Once he takes off the orange jacket, he sheds the skin of the proletariat. He puts on an expensive suit, a watch, he eats at an expensive restaurant (like a pig with his fingers and slurping on soup and wine in sharp contrast to the upper class elements of it all). He sits in front of a lavish chess set, though makes no moves to play it. This is when the noises start. The house feels strange, haunted by a spectre, or spectres. Now that the man has filled his life up with material things, consuming commodities like they’re going out of style, he has forgotten who he is exactly. The man has lost himself. How quickly we forget who we were, from where we came. The man starts having dreams: a vision of himself in a bathtub, being drowned by himself – the man in the orange jacket. Later, he sees a man in an orange jacket across the lake, asking why he’s loitering, as if there’s something wrong.
After getting lonely in the big spooky house, the man orders a couple prostitutes. Watching them swim, he slips into a dream. Or is it? There’s a point where he slips between personalities: he urinates in the pool, juxtaposed with the high class act he’s been putting on. For a minute, he’s both the bourgeois and proletariat version of himself, jumping from lower to upper class in a heartbeat.
The creepiest is when he sees the man with the orange jacket inside the house; that spectre of himself, of communism, coming for him to violently overthrow the system once more. Except the man has no face. No longer is it just him; the man in the orange jacket is anybody, faceless in the masses. Gradually the face returns, but for a while it is a ghastly blank slate. And outside, it’s turned to winter. Seasons have passed, it seems, all in the man’s ignorant bliss of upper class living. Never are we sure what’s happened, or what’s happening. The only sure thing is the man has lost himself inside that house, as well as inside his head.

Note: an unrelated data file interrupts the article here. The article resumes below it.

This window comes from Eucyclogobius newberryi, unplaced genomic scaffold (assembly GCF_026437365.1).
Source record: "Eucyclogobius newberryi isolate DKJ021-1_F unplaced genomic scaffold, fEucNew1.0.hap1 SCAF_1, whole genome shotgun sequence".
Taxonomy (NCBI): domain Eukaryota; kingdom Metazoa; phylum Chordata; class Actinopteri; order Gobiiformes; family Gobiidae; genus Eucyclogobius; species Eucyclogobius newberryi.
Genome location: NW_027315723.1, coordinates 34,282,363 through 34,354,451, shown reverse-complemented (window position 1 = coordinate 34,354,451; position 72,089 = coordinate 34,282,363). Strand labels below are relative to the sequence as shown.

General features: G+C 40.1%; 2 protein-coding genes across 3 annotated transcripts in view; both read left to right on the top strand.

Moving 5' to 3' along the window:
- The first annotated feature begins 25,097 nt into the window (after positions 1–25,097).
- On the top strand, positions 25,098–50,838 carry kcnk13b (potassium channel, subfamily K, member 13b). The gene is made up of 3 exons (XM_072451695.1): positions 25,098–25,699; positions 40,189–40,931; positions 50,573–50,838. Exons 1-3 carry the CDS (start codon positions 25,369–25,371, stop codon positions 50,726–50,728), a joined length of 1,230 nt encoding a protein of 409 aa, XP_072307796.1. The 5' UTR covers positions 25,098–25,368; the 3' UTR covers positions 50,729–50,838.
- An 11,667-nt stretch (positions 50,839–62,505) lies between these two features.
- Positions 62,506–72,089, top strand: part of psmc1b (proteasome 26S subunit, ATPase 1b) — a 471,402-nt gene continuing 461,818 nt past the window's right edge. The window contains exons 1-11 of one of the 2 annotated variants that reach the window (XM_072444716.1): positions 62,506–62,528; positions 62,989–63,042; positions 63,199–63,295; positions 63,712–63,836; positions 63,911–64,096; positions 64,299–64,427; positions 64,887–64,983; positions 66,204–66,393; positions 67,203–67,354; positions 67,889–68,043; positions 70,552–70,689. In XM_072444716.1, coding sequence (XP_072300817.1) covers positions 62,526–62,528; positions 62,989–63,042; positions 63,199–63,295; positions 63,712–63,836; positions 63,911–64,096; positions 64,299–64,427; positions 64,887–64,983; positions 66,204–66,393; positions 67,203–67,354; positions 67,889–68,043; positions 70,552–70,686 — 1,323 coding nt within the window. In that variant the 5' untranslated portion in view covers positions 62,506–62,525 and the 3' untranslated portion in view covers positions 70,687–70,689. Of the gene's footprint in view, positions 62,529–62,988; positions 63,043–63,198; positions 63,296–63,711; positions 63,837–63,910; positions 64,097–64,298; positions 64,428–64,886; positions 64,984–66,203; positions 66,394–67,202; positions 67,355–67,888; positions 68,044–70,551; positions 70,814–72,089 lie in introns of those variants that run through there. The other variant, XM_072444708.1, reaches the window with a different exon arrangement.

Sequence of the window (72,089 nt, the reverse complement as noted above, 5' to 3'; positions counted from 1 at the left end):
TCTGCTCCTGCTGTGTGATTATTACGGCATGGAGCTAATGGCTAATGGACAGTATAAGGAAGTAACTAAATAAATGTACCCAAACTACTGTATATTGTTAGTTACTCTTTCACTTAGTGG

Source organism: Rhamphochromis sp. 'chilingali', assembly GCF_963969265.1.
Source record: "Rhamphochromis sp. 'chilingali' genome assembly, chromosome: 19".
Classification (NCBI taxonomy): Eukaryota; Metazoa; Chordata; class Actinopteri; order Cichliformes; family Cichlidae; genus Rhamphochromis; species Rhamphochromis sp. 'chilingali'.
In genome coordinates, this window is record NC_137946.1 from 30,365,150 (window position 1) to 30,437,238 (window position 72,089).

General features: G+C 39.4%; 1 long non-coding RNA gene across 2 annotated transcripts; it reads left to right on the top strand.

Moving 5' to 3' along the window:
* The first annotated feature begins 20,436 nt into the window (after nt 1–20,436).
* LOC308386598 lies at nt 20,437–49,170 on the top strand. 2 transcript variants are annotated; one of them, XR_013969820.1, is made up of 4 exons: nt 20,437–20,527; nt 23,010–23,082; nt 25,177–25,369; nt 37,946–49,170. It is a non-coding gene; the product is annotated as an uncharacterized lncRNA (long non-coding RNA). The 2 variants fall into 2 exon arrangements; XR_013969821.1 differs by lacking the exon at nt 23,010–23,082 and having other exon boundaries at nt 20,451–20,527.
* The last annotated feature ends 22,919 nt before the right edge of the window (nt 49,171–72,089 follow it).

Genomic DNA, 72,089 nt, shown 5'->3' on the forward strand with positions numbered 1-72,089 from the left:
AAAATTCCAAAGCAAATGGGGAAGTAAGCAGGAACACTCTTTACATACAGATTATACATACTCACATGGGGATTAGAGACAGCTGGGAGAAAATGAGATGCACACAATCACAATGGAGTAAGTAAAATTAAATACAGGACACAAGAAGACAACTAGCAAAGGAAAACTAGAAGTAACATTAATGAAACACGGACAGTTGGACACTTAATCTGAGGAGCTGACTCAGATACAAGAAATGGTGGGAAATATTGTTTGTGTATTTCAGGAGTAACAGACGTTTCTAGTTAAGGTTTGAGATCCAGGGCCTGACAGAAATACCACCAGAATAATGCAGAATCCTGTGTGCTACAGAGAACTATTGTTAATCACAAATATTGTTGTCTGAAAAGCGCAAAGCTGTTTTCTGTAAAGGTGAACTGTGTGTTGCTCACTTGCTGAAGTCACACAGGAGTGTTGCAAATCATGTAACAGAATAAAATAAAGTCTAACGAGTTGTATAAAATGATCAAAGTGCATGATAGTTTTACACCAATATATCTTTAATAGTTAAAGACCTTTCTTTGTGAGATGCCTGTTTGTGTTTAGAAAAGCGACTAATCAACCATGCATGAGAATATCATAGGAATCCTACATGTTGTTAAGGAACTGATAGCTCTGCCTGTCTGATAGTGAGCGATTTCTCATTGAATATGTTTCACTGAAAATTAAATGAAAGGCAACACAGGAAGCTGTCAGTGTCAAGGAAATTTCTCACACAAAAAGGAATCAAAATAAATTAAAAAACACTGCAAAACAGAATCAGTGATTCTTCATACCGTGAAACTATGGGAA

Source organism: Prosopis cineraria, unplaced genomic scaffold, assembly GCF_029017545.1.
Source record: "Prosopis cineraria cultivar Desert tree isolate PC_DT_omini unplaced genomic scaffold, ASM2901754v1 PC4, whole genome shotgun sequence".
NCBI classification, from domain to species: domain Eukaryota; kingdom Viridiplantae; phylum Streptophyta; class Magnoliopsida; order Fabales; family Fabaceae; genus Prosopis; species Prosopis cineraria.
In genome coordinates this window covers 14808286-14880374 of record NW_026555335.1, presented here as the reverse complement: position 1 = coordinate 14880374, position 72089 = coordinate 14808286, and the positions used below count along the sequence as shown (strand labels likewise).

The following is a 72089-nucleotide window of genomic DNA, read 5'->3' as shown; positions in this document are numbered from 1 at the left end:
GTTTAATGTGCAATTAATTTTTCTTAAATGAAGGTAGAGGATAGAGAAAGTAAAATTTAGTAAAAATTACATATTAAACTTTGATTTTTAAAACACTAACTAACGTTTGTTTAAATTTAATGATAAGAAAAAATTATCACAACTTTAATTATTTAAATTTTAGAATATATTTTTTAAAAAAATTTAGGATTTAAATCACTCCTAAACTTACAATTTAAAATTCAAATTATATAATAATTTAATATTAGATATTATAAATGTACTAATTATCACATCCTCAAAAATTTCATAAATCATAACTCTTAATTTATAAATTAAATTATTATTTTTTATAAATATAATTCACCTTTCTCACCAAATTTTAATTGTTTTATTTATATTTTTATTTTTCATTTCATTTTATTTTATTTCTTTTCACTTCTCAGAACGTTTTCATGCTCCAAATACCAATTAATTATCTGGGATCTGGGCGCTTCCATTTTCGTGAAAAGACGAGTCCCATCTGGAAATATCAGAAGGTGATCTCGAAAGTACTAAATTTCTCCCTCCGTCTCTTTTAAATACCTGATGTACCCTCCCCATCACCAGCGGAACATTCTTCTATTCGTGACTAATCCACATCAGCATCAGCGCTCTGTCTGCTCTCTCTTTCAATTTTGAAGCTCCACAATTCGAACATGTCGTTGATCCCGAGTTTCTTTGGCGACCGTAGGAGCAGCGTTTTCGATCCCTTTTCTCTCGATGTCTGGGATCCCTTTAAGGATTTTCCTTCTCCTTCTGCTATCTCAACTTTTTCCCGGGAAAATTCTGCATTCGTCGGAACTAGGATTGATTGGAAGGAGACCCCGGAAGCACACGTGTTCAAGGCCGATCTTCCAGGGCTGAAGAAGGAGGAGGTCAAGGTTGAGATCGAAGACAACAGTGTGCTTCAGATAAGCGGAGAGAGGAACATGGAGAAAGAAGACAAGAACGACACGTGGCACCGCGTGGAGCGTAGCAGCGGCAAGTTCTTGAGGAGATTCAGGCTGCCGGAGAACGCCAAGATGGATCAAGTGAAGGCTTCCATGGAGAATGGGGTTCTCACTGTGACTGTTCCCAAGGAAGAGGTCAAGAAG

Karapetian’s film is a great slice of horror cinema, with doses of blood, nastiness, and it also has a brain. In the final shot, lingering into the credits, Karapetian focuses on a painting – some rich, haughty nobleman, wearing fur, stares down on the man. Earlier in the film the painting is noticeably visible, as if the old aristocracy is always watching him, us.
By the time everything’s over, we’re no longer totally sure if what we’ve seen is the truth, if it’s all metaphor. Karapetian could’ve intended this as a mind trip with no real aim, only to explore the psychosis of a murderer suddenly drawn into action.
I choose to see further than that. The man in orange is gone mad within the socioeconomic structure of his town. He’s succumbed to the forces of capitalism in a violent way, choosing to overcome his boss in an act of murder, assuming his life and achieving class mobility. Only that drives him mad even further. And what we witness is the morbid, thrilling ride he undergoes while climbing between one class and the next.
In the end, the cycle of class struggle is endless. Those who came from the bottom often forget this, forget themselves, becoming lost in a brutish world of their making. It repeats itself, doubling in, like the man seeing himself as the vision of a murderer coming to kill him. Marx and Engels might find great meaning in this horror. Or they might chastise me for buying it from Google Play.